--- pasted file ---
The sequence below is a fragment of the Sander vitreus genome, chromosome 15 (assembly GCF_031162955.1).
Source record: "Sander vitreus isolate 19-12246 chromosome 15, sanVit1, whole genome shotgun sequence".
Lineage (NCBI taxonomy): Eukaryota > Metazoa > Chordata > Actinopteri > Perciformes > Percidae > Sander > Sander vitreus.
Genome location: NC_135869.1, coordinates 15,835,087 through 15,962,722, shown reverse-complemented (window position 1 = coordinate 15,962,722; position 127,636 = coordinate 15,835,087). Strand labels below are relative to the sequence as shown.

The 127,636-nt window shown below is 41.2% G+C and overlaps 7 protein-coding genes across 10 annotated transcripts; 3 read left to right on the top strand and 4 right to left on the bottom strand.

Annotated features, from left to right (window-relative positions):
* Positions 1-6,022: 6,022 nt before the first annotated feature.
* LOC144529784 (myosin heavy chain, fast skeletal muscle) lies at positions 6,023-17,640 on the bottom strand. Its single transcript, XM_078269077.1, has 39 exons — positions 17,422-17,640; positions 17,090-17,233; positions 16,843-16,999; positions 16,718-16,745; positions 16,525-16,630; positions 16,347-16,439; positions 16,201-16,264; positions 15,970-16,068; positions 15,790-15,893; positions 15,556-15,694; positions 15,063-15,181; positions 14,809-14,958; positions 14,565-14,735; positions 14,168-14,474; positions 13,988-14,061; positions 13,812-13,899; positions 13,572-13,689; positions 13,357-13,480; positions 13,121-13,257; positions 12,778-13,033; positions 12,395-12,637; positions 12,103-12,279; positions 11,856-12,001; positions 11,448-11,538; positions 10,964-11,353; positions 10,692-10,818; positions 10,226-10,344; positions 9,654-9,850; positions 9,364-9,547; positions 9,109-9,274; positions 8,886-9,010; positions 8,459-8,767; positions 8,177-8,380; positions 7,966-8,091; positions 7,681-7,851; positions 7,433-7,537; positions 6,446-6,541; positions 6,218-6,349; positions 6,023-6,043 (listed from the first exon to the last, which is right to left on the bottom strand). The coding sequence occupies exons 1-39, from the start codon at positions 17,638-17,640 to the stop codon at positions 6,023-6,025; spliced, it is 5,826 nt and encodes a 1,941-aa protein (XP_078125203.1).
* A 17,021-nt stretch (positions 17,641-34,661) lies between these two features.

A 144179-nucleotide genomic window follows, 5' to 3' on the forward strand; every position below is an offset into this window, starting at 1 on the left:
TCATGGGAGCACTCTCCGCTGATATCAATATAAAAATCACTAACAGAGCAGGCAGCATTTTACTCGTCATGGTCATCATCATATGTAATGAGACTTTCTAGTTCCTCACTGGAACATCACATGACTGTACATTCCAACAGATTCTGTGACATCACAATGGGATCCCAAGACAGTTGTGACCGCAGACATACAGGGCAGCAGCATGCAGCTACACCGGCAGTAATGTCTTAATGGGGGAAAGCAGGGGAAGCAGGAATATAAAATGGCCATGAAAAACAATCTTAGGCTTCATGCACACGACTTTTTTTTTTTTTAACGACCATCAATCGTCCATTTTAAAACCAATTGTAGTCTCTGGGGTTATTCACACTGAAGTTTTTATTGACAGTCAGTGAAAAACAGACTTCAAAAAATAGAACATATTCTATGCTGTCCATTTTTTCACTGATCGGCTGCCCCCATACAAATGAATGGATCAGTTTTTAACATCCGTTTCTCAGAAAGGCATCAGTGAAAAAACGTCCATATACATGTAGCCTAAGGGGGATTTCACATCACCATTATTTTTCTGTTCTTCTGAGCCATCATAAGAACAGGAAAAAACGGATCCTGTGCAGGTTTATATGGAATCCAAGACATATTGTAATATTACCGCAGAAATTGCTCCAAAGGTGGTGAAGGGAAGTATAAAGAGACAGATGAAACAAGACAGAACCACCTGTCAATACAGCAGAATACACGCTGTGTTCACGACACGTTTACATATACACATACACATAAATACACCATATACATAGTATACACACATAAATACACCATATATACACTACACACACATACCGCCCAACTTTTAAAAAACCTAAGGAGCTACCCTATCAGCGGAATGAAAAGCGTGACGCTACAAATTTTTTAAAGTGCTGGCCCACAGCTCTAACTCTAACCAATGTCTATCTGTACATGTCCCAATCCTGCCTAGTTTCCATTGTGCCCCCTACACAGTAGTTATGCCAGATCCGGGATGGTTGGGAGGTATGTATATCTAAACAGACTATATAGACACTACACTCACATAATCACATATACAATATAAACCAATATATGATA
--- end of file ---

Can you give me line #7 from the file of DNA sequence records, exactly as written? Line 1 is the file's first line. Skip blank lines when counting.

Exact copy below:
* Positions 1-6,022: 6,022 nt before the first annotated feature.